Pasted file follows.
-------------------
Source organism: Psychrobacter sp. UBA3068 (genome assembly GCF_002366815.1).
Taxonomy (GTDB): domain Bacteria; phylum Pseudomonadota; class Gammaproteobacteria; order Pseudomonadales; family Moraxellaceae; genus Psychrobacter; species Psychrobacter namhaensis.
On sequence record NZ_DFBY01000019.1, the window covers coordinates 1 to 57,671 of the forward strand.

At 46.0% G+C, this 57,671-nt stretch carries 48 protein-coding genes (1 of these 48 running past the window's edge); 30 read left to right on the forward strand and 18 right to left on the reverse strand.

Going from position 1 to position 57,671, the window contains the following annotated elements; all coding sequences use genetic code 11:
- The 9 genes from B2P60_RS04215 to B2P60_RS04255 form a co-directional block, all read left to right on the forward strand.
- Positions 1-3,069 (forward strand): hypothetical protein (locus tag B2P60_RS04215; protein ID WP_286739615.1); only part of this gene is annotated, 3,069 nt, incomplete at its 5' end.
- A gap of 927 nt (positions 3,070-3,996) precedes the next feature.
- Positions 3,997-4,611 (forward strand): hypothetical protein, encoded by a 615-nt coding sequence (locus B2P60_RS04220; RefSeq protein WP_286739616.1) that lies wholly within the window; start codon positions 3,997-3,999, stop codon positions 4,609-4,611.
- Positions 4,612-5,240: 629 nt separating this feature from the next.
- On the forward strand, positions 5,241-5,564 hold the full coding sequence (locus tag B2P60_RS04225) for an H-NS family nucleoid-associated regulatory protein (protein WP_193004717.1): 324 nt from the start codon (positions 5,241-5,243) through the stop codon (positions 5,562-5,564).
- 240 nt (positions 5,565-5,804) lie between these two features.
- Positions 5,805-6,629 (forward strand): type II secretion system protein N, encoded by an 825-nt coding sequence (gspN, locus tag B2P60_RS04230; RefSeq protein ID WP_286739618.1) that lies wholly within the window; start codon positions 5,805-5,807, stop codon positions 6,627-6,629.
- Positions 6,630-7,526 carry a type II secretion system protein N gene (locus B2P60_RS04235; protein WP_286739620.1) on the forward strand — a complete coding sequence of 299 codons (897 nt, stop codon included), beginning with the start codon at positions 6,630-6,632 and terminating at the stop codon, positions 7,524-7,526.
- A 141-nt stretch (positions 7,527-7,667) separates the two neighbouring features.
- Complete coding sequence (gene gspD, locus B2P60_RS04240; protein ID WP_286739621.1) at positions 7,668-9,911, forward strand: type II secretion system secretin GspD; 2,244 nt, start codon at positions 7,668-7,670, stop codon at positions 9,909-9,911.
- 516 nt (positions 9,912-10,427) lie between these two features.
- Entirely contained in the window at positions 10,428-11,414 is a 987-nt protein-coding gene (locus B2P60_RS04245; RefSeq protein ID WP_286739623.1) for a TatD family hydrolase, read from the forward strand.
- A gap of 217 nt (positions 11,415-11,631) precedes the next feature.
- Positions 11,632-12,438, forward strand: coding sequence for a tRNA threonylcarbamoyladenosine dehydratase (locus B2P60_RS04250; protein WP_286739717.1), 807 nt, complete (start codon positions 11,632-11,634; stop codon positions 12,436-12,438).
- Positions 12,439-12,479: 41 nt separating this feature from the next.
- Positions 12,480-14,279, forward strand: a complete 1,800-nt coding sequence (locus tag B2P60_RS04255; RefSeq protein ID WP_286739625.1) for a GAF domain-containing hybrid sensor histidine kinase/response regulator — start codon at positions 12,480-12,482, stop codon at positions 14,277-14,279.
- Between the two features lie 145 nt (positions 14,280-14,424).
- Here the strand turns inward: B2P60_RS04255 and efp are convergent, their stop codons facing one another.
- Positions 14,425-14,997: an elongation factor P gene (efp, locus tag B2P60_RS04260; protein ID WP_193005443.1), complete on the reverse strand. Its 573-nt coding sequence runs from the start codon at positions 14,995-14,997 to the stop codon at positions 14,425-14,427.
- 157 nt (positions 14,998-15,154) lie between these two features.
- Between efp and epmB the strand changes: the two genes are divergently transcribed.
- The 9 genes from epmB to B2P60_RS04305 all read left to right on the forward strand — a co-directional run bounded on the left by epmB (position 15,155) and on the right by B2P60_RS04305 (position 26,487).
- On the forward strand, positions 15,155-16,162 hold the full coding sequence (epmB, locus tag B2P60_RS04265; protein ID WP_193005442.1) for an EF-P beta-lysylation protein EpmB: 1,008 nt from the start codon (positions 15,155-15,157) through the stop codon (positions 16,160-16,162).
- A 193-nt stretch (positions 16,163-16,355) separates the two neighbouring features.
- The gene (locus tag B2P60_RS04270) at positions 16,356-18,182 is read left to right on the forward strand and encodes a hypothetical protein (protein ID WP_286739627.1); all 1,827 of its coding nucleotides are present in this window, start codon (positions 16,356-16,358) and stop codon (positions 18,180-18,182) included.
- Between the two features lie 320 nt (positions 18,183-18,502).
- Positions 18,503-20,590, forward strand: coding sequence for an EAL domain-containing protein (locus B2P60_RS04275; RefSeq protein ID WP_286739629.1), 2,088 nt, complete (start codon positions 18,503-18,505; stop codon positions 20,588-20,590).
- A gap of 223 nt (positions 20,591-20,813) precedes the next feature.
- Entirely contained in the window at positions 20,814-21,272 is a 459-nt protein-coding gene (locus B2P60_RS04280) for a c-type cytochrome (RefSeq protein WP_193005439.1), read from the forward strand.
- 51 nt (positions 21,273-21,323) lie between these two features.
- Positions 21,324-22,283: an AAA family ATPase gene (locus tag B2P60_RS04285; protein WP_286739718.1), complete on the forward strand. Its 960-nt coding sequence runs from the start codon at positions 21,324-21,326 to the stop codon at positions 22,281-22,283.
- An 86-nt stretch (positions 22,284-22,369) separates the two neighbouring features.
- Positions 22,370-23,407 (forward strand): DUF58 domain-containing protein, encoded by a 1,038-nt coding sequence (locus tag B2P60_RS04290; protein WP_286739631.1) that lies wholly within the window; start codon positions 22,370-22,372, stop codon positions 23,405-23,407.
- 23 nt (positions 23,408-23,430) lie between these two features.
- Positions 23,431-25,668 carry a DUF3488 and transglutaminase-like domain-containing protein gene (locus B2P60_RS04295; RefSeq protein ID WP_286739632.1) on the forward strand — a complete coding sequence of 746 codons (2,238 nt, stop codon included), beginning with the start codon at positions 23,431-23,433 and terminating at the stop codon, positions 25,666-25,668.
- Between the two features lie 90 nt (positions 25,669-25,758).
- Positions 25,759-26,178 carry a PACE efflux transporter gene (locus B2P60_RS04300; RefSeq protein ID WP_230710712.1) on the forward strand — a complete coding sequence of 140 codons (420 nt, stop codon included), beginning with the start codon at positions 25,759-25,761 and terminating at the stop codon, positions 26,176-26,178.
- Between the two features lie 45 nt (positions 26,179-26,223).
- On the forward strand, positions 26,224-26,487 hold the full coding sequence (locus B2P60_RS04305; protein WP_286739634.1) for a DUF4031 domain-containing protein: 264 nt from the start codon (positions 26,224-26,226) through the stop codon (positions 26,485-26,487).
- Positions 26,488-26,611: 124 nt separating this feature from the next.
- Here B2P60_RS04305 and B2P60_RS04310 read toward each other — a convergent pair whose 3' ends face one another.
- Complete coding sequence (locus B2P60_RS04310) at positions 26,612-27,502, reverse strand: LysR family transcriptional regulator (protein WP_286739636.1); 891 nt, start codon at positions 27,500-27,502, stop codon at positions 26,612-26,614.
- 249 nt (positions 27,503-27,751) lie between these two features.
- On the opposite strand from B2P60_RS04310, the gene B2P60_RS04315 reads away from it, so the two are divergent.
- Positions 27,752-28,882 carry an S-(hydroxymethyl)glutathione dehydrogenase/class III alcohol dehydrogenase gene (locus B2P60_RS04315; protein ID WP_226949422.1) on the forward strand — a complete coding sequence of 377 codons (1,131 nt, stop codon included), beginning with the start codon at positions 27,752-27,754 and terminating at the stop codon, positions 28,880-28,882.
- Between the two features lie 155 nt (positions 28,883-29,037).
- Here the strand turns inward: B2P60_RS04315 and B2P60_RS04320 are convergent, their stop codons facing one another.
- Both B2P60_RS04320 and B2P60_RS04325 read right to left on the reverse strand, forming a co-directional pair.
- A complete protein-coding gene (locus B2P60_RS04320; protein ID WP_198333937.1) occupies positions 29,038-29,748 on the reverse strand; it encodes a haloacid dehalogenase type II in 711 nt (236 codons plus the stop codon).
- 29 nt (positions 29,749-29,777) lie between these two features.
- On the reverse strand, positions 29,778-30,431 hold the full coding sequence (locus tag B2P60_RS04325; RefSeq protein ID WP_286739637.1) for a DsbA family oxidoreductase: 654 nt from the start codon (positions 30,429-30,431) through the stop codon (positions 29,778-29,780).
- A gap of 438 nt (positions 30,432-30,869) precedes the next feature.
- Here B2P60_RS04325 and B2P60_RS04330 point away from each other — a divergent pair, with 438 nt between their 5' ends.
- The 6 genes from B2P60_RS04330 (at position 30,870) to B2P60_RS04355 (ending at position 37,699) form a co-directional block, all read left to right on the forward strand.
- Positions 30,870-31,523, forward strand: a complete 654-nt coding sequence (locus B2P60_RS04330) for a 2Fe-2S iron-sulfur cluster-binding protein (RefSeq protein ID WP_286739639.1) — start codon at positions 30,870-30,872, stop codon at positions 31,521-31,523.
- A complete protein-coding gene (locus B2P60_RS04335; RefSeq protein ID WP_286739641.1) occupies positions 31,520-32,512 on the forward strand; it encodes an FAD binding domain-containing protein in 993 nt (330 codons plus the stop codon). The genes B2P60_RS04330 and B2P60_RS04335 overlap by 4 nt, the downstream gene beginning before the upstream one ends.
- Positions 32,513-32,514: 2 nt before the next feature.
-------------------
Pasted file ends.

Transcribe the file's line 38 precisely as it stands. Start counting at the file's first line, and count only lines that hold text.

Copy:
- An 86-nt stretch (positions 22,284-22,369) separates the two neighbouring features.